Gender and Gig Work

(listed as “Special Topics in Women Studies”)
In this course, we will draw on global examples of gendered work on digital platforms in ride hailing, delivery, domestic work, cloud work, and more to uncover the links between gender, power, and the gig economy.
Kavita Dattani, Gender, Women and Sexuality Studies
5 credits, SSc, DIV


Class, Labor, and American Capitalism

The working-class struggle has been vitally important to this country’s history. Learn about the radical movements of early industrialization in America and what it means for labor movements today. The course explores themes of work, class, and labor movements, along with the history of American capitalism, touching on changes in racial, ethnic, and gender relations.
Jim Gregory, History
5 credits, SSc, DIV, W


Gender and Sport

GWSS 262
This course will focus on the relationship between sports and society, examining how assumptions about professional and amateur athletes reflect and challenge social norms about gender, sexuality, race, and class.
Shirley Yee, Gender, Women and Sexuality Studies
5 credits, SSc, DIV

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Histories and Futures of the Book, Texts and Reading

Copying, copyright, and plagiarism. Learn how new technologies have (re)shaped how texts have been written, published, read, preserved and copied from medieval hand copying to the printing press to digital copy/paste and OCR. The course focuses on shifting norms and practices of copying; the rise of copyright and conventions for citation and plagiarism, and the strain put on these norms today by digitization.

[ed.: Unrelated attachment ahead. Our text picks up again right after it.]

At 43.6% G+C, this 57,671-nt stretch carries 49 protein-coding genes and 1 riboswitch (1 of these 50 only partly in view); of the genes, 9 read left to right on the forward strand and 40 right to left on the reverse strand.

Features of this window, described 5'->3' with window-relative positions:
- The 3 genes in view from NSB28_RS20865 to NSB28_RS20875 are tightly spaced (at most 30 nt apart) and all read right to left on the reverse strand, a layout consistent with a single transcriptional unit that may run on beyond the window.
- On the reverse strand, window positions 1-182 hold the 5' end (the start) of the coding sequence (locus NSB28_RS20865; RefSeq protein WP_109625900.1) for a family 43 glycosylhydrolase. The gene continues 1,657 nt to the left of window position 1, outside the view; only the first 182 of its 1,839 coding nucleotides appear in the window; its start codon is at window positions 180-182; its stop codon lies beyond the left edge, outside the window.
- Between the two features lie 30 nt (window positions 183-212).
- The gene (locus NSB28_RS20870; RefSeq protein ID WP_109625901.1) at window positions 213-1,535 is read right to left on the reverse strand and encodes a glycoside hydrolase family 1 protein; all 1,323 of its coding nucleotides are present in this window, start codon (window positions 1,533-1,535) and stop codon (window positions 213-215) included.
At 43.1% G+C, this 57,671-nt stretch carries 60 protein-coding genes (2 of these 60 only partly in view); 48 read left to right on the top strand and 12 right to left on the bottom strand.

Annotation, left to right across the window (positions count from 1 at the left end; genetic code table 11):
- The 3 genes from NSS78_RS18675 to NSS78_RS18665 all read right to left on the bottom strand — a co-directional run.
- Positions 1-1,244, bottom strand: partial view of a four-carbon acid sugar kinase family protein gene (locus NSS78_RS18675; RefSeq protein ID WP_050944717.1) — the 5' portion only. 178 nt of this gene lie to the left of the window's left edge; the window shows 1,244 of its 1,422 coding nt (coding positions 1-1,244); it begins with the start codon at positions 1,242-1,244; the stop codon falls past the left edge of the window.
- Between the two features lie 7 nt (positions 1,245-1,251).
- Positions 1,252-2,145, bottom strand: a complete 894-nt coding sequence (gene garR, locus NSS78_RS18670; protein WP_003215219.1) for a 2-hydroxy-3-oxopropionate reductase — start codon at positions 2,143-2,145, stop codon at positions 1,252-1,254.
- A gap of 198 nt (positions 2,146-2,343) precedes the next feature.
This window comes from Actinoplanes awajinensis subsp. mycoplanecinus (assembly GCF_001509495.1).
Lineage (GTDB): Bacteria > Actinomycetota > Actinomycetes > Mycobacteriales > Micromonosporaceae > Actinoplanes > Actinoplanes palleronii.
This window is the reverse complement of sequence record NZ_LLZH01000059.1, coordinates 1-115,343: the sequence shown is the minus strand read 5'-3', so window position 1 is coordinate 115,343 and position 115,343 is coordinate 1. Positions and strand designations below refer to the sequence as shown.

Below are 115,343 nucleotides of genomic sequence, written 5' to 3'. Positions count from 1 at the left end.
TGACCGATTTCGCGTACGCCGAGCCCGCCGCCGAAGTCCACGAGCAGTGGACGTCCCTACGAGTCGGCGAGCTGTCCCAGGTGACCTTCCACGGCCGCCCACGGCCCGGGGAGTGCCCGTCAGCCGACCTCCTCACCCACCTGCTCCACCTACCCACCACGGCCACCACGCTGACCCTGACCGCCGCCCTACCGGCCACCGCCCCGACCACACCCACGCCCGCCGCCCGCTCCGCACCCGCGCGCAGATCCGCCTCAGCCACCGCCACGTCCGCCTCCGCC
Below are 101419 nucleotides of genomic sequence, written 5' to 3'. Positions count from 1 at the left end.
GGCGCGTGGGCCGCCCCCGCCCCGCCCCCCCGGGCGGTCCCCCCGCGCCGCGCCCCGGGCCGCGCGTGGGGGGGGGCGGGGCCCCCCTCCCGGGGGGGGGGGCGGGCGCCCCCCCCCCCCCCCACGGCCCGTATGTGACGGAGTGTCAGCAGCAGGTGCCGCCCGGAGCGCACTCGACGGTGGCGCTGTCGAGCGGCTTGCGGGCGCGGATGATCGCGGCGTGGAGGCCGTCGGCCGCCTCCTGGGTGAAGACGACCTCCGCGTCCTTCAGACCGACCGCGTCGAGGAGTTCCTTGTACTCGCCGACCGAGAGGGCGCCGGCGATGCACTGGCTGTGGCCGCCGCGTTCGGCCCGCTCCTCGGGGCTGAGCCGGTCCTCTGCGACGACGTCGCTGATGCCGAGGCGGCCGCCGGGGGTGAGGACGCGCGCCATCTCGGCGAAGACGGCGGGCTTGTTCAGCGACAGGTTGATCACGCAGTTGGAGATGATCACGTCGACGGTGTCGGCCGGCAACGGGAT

Geoffrey Turnovsky, French & Italian Studies
5 credits, SSc, A&H   


Food Sovereignty Movements in Mexico and the United States

Who gets to regulate food production, price, and distribution? Who gets access if the government is unable to feed its people?  In this online course, learn about agrifood systems and food sovereignty movements in Mexico and Mexican-origin communities in the US, including varying modalities to promote diverse cultural, historical, and sustainable agricultural practices.  
Devon Peña, Anthropology, American Ethnic Studies
5 credits, SSc    


Classical Tradition

GLITS 311A / C LIT 360C / CLAS 410A
(listed as “Literature Across Times”)
The Greek and Roman imagination has fed literature, art, and thought in the Western world and beyond from antiquity until today. In this course, explore conversations across centuries between ancient and modern texts and ideas, especially in poetry but in other genres and media as well.                    
Stephen Hinds, Classics
5 credits, A&H